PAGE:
Sydney (AFP) Feb 15, 2011
Australia's record floods will shear one percentage point off growth in the March quarter, the central bank said Tuesday, with preliminary estimates showing a 15 percent drop in coal output.
The Reserve Bank of Australia said last month's inundation of a huge area of mining, farming and tourism state Queensland would have "significant short-term effects on output and prices".
"The biggest effect on GDP was likely to arise from swings in coal production, with many Queensland mines severely affected by wet weather since December," the bank said in the minutes to its latest interest rate meeting, published Tuesday.
"Preliminary estimates suggested that national coal production would be around 15 percent lower over the December and March quarters than would otherwise have been the case."
The bank, which held interest rates steady at 4.75 percent this month, said the "cumulative effect of lost production... from the floods would result in the level of GDP being around one percentage point lower in the March quarter".
It would bounce back strongly as the recovery ramped up to slightly above pre-flood forecasts by the June quarter, the RBA said, with medium-term prospects "largely the same as they had been prior to the floods".
Treasurer Wayne Swan has flagged a 0.5 percentage point drop in growth for the current fiscal year due to the floods, which killed 35 people and brought the nation's third-largest city, Brisbane, to a standstill.
Swan warned he "couldn't rule out" negative growth for the March quarter, which would be the first contraction for Australia's mining-powered economy since the global financial crisis.
The coal industry, which flooding virtually shut down in Queensland last month, stood to lose about Aus$5 billion (US$5.02 billion) in exports from the crisis, while agriculture could take a Aus$2 billion hit, Swan said.
The floods were followed by a top-level cyclone which Treasury estimates wiped out Aus$700 million in rural production, Aus$200 million in coal exports and Aus$100 million in tourism activity.
Australia's economy grew a worse-than-expected 0.2 percent quarter on quarter in the three months to the end of September, the most recent available figure, which was the slowest since the depths of the financial crisis.
Share This Article With Planet Earth
Bringing Order To A World Of Disasters
A world of storm and tempest
When the Earth Quakes
Sydney (AFP) Jan 21, 2011
Australian Prime Minister Julia Gillard Friday raised the prospect of a one-off tax to pay for rebuilding after epic floods, as rising waters prompted more evacuations in the southeast. Crops, roads and railway lines were washed away and thousands of homes destroyed by vast floods that swamped Queensland state this month in what the government has said could be the nation's most costly natur ... read more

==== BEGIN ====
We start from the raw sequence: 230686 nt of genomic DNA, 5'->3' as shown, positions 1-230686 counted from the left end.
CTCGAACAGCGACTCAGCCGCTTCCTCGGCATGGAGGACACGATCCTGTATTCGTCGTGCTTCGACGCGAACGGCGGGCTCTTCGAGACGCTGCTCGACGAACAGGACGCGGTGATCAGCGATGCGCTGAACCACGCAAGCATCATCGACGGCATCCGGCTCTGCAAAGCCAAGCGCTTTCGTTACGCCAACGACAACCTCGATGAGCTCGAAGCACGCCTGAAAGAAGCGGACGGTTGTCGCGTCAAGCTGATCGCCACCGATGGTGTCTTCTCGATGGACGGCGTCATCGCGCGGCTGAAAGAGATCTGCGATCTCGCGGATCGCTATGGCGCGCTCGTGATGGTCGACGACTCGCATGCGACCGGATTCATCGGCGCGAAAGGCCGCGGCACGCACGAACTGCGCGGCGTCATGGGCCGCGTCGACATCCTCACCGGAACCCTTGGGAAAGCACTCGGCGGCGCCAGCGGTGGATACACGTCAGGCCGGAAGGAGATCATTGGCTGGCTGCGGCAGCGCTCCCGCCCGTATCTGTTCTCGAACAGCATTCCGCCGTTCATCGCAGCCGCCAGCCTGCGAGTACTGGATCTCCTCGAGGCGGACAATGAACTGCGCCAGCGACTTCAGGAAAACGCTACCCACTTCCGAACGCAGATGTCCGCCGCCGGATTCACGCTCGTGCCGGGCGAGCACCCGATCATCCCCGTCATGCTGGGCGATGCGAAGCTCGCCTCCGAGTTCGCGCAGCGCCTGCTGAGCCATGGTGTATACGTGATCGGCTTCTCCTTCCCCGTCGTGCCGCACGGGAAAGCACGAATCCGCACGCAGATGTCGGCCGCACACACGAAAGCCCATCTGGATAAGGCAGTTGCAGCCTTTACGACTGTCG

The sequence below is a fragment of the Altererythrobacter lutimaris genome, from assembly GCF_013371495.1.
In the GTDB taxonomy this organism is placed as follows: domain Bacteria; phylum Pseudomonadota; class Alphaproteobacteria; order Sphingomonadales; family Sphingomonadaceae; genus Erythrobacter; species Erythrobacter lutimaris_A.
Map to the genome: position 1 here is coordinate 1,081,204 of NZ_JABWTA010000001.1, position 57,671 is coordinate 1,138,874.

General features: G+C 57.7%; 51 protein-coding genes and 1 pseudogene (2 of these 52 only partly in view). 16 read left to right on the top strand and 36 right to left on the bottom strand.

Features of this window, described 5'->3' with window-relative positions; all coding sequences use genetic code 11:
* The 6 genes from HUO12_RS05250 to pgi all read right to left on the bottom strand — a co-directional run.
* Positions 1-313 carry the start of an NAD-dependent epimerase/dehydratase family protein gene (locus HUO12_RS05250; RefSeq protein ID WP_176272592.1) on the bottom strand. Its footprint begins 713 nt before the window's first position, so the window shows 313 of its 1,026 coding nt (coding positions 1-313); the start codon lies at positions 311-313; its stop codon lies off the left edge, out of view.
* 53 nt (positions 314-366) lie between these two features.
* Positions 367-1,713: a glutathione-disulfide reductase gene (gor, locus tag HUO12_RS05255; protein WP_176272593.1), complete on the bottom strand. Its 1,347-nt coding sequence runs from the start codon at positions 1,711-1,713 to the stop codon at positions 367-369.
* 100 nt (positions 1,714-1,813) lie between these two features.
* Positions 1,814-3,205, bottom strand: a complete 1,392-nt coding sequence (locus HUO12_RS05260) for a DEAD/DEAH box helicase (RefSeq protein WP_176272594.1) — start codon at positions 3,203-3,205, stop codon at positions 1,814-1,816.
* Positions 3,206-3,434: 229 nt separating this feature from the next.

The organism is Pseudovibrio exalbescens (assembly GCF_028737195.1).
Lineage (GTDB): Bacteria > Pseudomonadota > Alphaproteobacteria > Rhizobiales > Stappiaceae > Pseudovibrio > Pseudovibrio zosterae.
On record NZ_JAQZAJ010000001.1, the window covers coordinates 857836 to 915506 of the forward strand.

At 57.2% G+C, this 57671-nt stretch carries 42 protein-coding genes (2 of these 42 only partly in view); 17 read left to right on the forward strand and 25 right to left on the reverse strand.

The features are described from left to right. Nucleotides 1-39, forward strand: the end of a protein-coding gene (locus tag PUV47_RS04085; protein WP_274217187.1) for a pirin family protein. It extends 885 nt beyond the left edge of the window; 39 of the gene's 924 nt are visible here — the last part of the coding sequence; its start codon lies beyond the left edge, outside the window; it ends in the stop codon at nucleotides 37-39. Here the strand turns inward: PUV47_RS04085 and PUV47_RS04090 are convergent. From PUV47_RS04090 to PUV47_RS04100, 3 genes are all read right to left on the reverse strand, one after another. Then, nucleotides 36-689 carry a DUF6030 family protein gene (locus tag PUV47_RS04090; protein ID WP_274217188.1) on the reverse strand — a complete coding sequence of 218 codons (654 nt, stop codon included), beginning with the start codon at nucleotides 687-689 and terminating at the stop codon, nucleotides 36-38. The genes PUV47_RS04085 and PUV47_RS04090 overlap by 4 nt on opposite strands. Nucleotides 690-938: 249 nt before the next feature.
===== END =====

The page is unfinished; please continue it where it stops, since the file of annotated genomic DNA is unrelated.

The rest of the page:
Haiti candidates press for more quake aid|
Australia floods to cut growth: bank
Australia flags taxpayer levy for floods
Lucky crash escape for Honduran ministers
Apple unveils digital media subscription service
Kaspersky tips Android to dominate mobile
LED Products Billed As Eco-Friendly Contain Toxic Metals, Study Finds
How Much Information Is There In The World?
Kenya's Fisheries Management Promotes Species That Grow Larger And Live Longer
23 fishermen missing in Russia: report
Thailand closes dive spots due to reef damage
China earmarks $303 bn for safe water: report
Polar Bear Births Could Plummet With Climate Change
Volcanic vents found in Antarctic waters
VIMS Team Glides Into Polar Research
Researchers Map Out Ice Sheets Shrinking During Ice Age
Rights group opposes China bear-bile listing
China says drought won't affect world food prices
Walker's World: The new Egypt needs food
Floods disrupt Sri Lanka's rice production
Cyclone Bingiza kills five in Madagascar
Cyclone Bingiza hits Madagascar
Sri Lanka flood damage $600 mln
Powerful quake rocks Chile year after disaster
Somalia: Jihadists, regime eye big pushes
South Sudan: Born under a bad sign?
Tunisian army patrols ports to stop migrant exodus
China FM urges West to lift sanctions on Zimbabwe
Revisited Human-Worm Relationships Shed Light On Brain Evolution
On Their Own Two Feet
Ancient Teeth Raise New Questions About The Origins Of Modern Man
Mathematical Model Explains How Complex Societies Emerge And Collapse
|The content herein, unless otherwise known to be public domain, are Copyright 1995-2010 - SpaceDaily. AFP and UPI Wire Stories are copyright Agence France-Presse and United Press International. ESA Portal Reports are copyright European Space Agency. All NASA sourced material is public domain. Additional copyrights may apply in whole or part to other bona fide parties. Advertising does not imply endorsement,agreement or approval of any opinions, statements or information provided by SpaceDaily on any Web page published or hosted by SpaceDaily. Privacy Statement|